Mae West’s Garden

Nov 12, 2001  •  Post A Comment

Sunday, Dec. 12, 1937, represents a landmark for NBC-it’s the date Mae West almost got the radio network shut down.
Ms. West, a big film star, was the guest on NBC’s popular “The Chase and Sanborn Hour” that night. She was featured in an eight-minute sendup of the Adam and Eve Garden of Eden story. The censors had cleared the piece, but they hadn’t anticipated that Ms. West would deliver her lines, well, as Mae West. As Ms. West later wrote, “I only gave the lines my characteristic delivery. … Sunday on the radio doesn’t alter one’s personality.”
The sketch, tame by today’s standards, created such a firestorm that the incident was discussed by the Federal Communications Commission and started a debate about radio obscenity in Congress, according to the book “Radio Comedy” by Arthur Frank Wertheim. There were calls to take punitive action against NBC for permitting, in the words of one congressman, “this foul and sensuous radio program” to reach the ears of innocent Americans.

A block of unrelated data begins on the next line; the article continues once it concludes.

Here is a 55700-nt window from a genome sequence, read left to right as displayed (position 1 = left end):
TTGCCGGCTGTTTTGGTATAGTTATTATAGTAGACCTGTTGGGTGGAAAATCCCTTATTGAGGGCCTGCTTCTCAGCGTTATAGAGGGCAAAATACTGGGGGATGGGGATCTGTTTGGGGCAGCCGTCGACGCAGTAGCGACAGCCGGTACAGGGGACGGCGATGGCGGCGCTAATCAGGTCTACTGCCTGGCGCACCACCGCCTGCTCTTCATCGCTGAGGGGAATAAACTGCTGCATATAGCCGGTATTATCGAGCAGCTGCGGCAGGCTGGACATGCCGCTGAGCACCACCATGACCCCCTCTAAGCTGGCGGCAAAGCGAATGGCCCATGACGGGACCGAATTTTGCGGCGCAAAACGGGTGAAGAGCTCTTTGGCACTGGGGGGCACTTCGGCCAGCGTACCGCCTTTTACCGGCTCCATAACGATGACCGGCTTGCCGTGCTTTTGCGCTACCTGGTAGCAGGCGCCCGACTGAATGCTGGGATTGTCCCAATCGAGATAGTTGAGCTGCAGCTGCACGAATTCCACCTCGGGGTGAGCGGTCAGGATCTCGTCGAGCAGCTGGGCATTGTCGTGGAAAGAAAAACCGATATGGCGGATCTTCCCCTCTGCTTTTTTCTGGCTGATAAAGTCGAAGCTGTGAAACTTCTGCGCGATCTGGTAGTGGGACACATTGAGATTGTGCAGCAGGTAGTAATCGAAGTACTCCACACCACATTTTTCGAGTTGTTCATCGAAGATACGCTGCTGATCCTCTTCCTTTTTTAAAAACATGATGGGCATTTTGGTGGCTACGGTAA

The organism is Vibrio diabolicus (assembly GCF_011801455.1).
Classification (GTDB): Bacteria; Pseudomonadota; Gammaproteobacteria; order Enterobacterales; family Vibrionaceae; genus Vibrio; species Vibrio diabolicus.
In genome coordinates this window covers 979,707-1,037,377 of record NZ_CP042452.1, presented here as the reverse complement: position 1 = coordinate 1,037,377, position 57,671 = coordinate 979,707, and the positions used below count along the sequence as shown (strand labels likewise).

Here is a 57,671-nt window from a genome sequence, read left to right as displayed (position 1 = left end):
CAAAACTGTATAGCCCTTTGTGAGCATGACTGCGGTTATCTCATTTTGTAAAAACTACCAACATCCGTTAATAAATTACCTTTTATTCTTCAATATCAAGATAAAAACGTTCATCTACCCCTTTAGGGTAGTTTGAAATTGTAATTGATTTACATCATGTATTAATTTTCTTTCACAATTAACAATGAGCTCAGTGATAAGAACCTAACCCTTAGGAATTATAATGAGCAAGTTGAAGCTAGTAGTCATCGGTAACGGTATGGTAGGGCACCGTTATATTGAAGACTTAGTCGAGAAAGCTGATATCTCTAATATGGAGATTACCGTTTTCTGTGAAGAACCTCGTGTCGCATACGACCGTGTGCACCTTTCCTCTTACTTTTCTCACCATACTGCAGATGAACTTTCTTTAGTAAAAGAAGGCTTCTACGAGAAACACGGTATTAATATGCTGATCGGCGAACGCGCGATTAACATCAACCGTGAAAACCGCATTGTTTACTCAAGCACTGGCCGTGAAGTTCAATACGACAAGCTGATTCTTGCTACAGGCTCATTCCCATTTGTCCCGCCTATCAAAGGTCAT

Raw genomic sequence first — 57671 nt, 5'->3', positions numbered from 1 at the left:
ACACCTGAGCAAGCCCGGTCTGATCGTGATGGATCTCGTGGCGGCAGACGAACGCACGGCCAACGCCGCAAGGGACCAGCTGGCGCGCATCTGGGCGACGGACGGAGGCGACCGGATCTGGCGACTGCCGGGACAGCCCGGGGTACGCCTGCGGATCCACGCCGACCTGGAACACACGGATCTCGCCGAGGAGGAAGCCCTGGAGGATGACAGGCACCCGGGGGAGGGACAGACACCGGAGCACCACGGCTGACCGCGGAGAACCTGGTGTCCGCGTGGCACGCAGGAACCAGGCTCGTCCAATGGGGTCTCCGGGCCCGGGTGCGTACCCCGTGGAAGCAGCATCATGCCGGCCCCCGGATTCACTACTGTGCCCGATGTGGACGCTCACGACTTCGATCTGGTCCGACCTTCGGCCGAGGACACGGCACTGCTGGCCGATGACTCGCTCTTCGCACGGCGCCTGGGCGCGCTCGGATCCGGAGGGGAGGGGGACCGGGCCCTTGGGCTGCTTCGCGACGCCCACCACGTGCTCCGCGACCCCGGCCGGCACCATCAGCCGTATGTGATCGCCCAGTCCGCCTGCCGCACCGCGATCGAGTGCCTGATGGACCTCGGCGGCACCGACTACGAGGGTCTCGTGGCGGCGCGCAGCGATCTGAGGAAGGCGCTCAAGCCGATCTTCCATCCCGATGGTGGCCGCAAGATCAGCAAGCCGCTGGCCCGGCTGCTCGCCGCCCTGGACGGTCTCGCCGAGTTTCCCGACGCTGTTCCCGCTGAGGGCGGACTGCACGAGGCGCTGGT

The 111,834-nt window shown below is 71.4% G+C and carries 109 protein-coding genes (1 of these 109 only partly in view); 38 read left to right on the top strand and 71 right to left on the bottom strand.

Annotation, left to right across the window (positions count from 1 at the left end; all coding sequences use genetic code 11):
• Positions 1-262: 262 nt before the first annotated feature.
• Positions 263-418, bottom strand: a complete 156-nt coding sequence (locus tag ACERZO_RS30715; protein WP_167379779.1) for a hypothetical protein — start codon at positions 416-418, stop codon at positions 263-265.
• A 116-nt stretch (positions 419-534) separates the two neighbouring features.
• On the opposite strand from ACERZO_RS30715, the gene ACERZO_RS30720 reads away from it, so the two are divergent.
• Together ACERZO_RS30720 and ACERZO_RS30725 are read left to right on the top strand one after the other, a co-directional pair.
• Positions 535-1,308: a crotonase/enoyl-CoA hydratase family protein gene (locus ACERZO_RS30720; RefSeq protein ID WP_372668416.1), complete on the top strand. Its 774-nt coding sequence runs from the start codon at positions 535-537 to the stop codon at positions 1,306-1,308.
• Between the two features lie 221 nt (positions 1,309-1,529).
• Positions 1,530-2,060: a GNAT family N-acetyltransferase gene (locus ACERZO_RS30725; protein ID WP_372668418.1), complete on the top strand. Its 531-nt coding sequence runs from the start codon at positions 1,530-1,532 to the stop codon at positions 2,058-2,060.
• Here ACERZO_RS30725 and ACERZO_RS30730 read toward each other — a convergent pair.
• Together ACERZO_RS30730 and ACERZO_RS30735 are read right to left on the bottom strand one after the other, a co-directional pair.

“Although the [FCC] did not take punitive action [against NBC, it] warned the network that it would not renew licenses when stations failed to conduct their programming in the public interest,” according to Mr. Wertheim’s book. NBC apologized on the following week’s “The Chase and Sanborn Hour,” and Chase and Sanborn’s ad agency, J. Walter Thompson, which owned the show, also apologized.
Mae West wasn’t so lucky. NBC banned both her and any mention of her name from any future radio shows.
To hear what was considered the most offensive part of the Garden of Eden sketch, go to emonline.com.